One of my causes célèbres on this blog has long been some vocal opposition to way the Yankees have gone about seeking and securing money for the new stadium. While at this point, there is very little anyone can do about the way the stadium has been funding, I believe that it is important to understand why the funding process has been so flawed.
To that end, allow me to introduce a Daily News column by Paul Weinstein about the Yanks’ latest request for tax-exempt bonds. He writes:
According to an estimate by the New York City Independent Budget Office, the request for more bond authority will cost city, state and federal governments more than $80 million in lost revenues. This is happening, remember, at a time when the city can ill-afford to waste a single dollar.
It’s not just the literal dollars being spent that hurts; it’s the opportunity cost. New York City will lose $259 million in tax-exempt debt that could be used to fund other important projects – such as building more affordable rental housing or a new Moynihan Station. In 2009, according to the IRS, New York State will receive roughly $1.7 billion in tax-exempt bond authority for joint public and private ventures. If the Yankees’ request is approved, it will use about 15% of that allotment…
Worst of all, that $259 million in extra bonds will not create a significant number of new jobs at a time when New York is facing the worst economic crisis since the Great Depression.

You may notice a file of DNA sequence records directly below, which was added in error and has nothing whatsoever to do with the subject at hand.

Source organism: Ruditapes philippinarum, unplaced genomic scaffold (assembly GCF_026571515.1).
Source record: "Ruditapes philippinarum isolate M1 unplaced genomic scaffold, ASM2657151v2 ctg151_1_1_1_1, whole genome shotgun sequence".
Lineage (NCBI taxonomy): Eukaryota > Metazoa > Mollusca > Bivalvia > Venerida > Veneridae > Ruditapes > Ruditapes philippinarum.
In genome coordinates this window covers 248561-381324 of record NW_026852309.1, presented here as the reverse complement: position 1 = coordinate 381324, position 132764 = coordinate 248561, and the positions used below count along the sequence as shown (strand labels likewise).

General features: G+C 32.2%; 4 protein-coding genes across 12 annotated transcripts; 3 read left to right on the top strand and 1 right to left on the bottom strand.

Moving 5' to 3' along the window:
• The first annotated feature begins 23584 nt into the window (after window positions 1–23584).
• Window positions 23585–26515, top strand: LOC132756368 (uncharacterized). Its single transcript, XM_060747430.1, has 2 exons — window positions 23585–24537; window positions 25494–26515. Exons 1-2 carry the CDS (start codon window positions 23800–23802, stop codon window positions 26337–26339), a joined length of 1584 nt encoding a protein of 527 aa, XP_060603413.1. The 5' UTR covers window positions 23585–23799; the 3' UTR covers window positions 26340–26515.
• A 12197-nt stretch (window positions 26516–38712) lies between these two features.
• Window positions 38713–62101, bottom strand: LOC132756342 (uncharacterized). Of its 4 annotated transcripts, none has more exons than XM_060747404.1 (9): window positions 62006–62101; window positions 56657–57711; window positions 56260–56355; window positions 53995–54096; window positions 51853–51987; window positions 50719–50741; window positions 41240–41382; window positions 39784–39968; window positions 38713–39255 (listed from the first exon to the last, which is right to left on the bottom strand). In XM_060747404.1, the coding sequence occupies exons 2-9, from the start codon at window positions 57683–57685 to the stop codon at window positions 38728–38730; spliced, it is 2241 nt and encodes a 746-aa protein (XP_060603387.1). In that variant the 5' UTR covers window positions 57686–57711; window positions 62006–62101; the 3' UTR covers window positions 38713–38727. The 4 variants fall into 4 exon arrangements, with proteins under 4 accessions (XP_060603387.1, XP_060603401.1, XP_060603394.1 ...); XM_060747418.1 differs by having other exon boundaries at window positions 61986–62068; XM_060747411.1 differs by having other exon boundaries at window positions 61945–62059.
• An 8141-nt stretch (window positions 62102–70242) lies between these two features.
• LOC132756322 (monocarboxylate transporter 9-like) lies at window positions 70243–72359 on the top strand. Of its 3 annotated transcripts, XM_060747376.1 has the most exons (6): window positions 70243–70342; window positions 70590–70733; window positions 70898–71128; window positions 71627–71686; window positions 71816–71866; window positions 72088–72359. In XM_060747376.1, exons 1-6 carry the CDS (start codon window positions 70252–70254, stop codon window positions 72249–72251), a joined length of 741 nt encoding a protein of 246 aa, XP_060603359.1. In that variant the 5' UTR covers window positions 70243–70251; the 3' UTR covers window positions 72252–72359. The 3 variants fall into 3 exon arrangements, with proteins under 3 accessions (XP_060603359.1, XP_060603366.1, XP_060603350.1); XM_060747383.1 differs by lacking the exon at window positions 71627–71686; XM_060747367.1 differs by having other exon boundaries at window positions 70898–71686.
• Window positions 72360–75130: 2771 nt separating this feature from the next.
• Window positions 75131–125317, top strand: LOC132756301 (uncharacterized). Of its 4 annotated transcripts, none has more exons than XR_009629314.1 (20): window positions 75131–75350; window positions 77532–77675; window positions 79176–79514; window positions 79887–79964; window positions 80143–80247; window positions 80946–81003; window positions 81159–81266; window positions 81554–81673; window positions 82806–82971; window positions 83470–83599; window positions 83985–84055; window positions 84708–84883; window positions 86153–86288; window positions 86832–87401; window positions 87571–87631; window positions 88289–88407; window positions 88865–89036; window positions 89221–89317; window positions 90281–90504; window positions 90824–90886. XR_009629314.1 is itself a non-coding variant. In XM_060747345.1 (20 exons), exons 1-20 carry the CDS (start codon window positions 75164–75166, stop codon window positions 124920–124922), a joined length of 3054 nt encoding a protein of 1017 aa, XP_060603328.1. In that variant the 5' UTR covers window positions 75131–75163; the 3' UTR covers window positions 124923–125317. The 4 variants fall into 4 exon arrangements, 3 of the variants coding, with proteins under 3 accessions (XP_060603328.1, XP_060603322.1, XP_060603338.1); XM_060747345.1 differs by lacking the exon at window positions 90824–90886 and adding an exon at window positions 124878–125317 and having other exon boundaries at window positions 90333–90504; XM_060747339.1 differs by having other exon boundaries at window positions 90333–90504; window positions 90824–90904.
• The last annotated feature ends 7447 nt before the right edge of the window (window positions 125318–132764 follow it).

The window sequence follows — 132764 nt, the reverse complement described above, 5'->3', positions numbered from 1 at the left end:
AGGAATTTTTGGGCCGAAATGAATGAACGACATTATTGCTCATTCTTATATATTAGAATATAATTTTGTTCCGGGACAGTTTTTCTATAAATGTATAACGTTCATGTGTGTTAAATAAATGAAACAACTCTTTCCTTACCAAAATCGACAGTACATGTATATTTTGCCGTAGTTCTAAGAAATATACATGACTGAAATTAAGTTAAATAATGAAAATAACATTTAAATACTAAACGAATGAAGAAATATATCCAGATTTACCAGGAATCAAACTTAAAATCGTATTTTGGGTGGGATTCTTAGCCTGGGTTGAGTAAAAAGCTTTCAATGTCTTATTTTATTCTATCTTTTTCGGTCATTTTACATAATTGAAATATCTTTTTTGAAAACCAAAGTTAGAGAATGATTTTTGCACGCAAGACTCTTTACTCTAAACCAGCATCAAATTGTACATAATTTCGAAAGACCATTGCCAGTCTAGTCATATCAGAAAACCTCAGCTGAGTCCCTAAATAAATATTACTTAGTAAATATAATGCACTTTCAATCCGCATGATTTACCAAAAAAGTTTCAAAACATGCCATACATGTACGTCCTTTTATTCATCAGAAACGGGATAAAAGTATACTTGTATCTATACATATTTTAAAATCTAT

Weinstein goes on to talk about how public support and financing for stadiums and arenas can be efficient as long as the proposed buildings are multiple-purpose venues anchoring distressed areas that serve as an integral part of the community. Considering that the Yanks have shouldered a significant portion of the construction costs, this is a prime example, he writes, of when public financing for a stadium should not be frowned upon.
Put he then takes the city to task for allowing the Yanks to return to the trough of public, tax-free bonds. “It is never a good idea to use public funds to cover costs not projected in the initial plan,” he writes. Doing so encourages government officials and sports franchises to hide the true cost of the projects and contractors to overcharge for their work.” That is, by the way, why New York has now changed its laws concerning the public financing of major construction projects.
I do take an issue with Weinstein’s central thesis. He claims that the Yanks’ spending on players — he throws out that misleading $420 million figure journalists love to throw around — means that they have the money to spend on stadium construction. That’s just a faulty claim though. The Yanks’ 2009 payroll should be marginally higher or the same as the one they had in 2008. That’s the number that counts, and it certainly doesn’t mean that they have $200 million lying around to cover stadium construction cost overruns.
In the end, I clearly do not support more public financing for the stadium. The City is already funding important infrastructure projects in the South Bronx area, and the team has received enough in tax-exempt bonds. The city has too many other important projects and not enough money to continue to dole out funding to the Yankees.